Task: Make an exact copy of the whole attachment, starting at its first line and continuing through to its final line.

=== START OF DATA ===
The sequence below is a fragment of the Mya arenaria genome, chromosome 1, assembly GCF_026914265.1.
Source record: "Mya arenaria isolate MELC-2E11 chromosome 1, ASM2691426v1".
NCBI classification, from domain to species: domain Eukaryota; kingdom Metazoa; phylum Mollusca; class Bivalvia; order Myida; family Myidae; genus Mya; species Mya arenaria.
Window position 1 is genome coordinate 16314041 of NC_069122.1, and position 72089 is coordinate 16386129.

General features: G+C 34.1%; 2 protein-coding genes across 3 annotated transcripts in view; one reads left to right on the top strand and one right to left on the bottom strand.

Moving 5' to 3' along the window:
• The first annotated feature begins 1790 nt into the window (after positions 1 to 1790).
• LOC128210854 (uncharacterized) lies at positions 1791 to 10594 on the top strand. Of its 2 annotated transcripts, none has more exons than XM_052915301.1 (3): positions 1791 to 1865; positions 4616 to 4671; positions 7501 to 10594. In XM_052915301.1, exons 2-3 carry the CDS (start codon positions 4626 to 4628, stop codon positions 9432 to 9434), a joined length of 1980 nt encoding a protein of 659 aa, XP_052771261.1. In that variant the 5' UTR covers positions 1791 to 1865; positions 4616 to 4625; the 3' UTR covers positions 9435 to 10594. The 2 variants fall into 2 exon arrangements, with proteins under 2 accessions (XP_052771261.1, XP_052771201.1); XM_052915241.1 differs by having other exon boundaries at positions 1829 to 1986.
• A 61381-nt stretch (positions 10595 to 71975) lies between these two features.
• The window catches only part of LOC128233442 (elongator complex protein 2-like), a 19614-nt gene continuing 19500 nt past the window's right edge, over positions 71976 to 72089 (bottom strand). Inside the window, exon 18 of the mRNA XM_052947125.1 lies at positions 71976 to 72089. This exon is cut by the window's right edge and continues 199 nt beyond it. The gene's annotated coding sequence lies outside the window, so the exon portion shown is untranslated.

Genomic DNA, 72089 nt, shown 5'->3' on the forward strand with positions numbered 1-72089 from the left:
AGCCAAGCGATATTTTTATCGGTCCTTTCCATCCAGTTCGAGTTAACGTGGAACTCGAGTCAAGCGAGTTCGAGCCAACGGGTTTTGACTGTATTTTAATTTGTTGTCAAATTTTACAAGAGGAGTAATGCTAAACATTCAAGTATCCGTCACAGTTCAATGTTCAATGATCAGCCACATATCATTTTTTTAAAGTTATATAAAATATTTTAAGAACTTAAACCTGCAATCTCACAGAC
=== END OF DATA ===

The sequence below is a fragment of the Mya arenaria genome, chromosome 1, assembly GCF_026914265.1.
Source record: "Mya arenaria isolate MELC-2E11 chromosome 1, ASM2691426v1".
NCBI classification, from domain to species: domain Eukaryota; kingdom Metazoa; phylum Mollusca; class Bivalvia; order Myida; family Myidae; genus Mya; species Mya arenaria.
Window position 1 is genome coordinate 16314041 of NC_069122.1, and position 72089 is coordinate 16386129.

General features: G+C 34.1%; 2 protein-coding genes across 3 annotated transcripts in view; one reads left to right on the top strand and one right to left on the bottom strand.

Moving 5' to 3' along the window:
• The first annotated feature begins 1790 nt into the window (after positions 1 to 1790).
• LOC128210854 (uncharacterized) lies at positions 1791 to 10594 on the top strand. Of its 2 annotated transcripts, none has more exons than XM_052915301.1 (3): positions 1791 to 1865; positions 4616 to 4671; positions 7501 to 10594. In XM_052915301.1, exons 2-3 carry the CDS (start codon positions 4626 to 4628, stop codon positions 9432 to 9434), a joined length of 1980 nt encoding a protein of 659 aa, XP_052771261.1. In that variant the 5' UTR covers positions 1791 to 1865; positions 4616 to 4625; the 3' UTR covers positions 9435 to 10594. The 2 variants fall into 2 exon arrangements, with proteins under 2 accessions (XP_052771261.1, XP_052771201.1); XM_052915241.1 differs by having other exon boundaries at positions 1829 to 1986.
• A 61381-nt stretch (positions 10595 to 71975) lies between these two features.
• The window catches only part of LOC128233442 (elongator complex protein 2-like), a 19614-nt gene continuing 19500 nt past the window's right edge, over positions 71976 to 72089 (bottom strand). Inside the window, exon 18 of the mRNA XM_052947125.1 lies at positions 71976 to 72089. This exon is cut by the window's right edge and continues 199 nt beyond it. The gene's annotated coding sequence lies outside the window, so the exon portion shown is untranslated.

Genomic DNA, 72089 nt, shown 5'->3' on the forward strand with positions numbered 1-72089 from the left:
AGCCAAGCGATATTTTTATCGGTCCTTTCCATCCAGTTCGAGTTAACGTGGAACTCGAGTCAAGCGAGTTCGAGCCAACGGGTTTTGACTGTATTTTAATTTGTTGTCAAATTTTACAAGAGGAGTAATGCTAAACATTCAAGTATCCGTCACAGTTCAATGTTCAATGATCAGCCACATATCATTTTTTTAAAGTTATATAAAATATTTTAAGAACTTAAACCTGCAATCTCACAGAC